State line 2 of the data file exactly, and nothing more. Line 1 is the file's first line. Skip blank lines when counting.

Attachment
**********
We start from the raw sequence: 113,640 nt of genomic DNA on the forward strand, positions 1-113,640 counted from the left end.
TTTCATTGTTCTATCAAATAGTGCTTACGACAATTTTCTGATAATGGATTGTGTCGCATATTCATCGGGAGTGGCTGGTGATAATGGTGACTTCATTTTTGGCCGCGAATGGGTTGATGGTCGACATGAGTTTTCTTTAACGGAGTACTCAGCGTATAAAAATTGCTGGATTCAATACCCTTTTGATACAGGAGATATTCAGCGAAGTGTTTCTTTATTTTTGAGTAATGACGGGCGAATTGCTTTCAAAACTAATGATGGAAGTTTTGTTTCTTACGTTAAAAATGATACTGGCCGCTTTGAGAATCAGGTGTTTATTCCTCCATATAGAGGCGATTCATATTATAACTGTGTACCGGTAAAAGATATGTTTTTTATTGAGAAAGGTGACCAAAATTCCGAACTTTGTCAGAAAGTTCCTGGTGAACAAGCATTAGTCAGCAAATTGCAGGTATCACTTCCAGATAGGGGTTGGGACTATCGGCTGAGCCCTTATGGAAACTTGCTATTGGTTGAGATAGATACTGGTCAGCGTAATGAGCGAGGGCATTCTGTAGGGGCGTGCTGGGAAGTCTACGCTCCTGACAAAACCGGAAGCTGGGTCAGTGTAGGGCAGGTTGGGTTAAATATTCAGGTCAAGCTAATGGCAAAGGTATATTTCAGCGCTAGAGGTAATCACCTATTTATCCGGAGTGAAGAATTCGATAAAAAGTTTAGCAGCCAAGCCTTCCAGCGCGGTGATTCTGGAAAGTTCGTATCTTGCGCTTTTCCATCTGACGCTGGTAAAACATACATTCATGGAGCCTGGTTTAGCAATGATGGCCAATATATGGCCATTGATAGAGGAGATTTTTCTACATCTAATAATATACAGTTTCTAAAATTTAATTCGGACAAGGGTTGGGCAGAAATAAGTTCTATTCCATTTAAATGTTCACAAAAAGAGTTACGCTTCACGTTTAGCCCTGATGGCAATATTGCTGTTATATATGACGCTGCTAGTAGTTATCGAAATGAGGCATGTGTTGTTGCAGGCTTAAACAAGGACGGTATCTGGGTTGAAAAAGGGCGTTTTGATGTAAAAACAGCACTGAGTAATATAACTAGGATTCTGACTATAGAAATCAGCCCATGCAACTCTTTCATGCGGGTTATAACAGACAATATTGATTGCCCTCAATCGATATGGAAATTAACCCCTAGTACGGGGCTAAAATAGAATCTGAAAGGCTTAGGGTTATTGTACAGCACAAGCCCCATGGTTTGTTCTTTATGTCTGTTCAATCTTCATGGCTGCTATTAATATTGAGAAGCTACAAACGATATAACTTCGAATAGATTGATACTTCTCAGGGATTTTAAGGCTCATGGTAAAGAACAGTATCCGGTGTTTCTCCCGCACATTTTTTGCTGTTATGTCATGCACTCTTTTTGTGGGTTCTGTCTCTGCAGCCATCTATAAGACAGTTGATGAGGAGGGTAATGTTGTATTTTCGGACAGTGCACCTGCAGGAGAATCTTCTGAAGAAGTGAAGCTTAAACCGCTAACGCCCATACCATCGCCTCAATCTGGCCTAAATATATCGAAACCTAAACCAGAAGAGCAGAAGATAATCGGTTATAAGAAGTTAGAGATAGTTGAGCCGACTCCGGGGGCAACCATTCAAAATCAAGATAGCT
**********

TTTCATTGTTCTATCAAATAGTGCTTACGACAATTTTCTGATAATGGATTGTGTCGCATATTCATCGGGAGTGGCTGGTGATAATGGTGACTTCATTTTTGGCCGCGAATGGGTTGATGGTCGACATGAGTTTTCTTTAACGGAGTACTCAGCGTATAAAAATTGCTGGATTCAATACCCTTTTGATACAGGAGATATTCAGCGAAGTGTTTCTTTATTTTTGAGTAATGACGGGCGAATTGCTTTCAAAACTAATGATGGAAGTTTTGTTTCTTACGTTAAAAATGATACTGGCCGCTTTGAGAATCAGGTGTTTATTCCTCCATATAGAGGCGATTCATATTATAACTGTGTACCGGTAAAAGATATGTTTTTTATTGAGAAAGGTGACCAAAATTCCGAACTTTGTCAGAAAGTTCCTGGTGAACAAGCATTAGTCAGCAAATTGCAGGTATCACTTCCAGATAGGGGTTGGGACTATCGGCTGAGCCCTTATGGAAACTTGCTATTGGTTGAGATAGATACTGGTCAGCGTAATGAGCGAGGGCATTCTGTAGGGGCGTGCTGGGAAGTCTACGCTCCTGACAAAACCGGAAGCTGGGTCAGTGTAGGGCAGGTTGGGTTAAATATTCAGGTCAAGCTAATGGCAAAGGTATATTTCAGCGCTAGAGGTAATCACCTATTTATCCGGAGTGAAGAATTCGATAAAAAGTTTAGCAGCCAAGCCTTCCAGCGCGGTGATTCTGGAAAGTTCGTATCTTGCGCTTTTCCATCTGACGCTGGTAAAACATACATTCATGGAGCCTGGTTTAGCAATGATGGCCAATATATGGCCATTGATAGAGGAGATTTTTCTACATCTAATAATATACAGTTTCTAAAATTTAATTCGGACAAGGGTTGGGCAGAAATAAGTTCTATTCCATTTAAATGTTCACAAAAAGAGTTACGCTTCACGTTTAGCCCTGATGGCAATATTGCTGTTATATATGACGCTGCTAGTAGTTATCGAAATGAGGCATGTGTTGTTGCAGGCTTAAACAAGGACGGTATCTGGGTTGAAAAAGGGCGTTTTGATGTAAAAACAGCACTGAGTAATATAACTAGGATTCTGACTATAGAAATCAGCCCATGCAACTCTTTCATGCGGGTTATAACAGACAATATTGATTGCCCTCAATCGATATGGAAATTAACCCCTAGTACGGGGCTAAAATAGAATCTGAAAGGCTTAGGGTTATTGTACAGCACAAGCCCCATGGTTTGTTCTTTATGTCTGTTCAATCTTCATGGCTGCTATTAATATTGAGAAGCTACAAACGATATAACTTCGAATAGATTGATACTTCTCAGGGATTTTAAGGCTCATGGTAAAGAACAGTATCCGGTGTTTCTCCCGCACATTTTTTGCTGTTATGTCATGCACTCTTTTTGTGGGTTCTGTCTCTGCAGCCATCTATAAGACAGTTGATGAGGAGGGTAATGTTGTATTTTCGGACAGTGCACCTGCAGGAGAATCTTCTGAAGAAGTGAAGCTTAAACCGCTAACGCCCATACCATCGCCTCAATCTGGCCTAAATATATCGAAACCTAAACCAGAAGAGCAGAAGATAATCGGTTATAAGAAGTTAGAGATAGTTGAGCCGACTCCGGGGGCAACCATTCAAAATCAAGATAGCT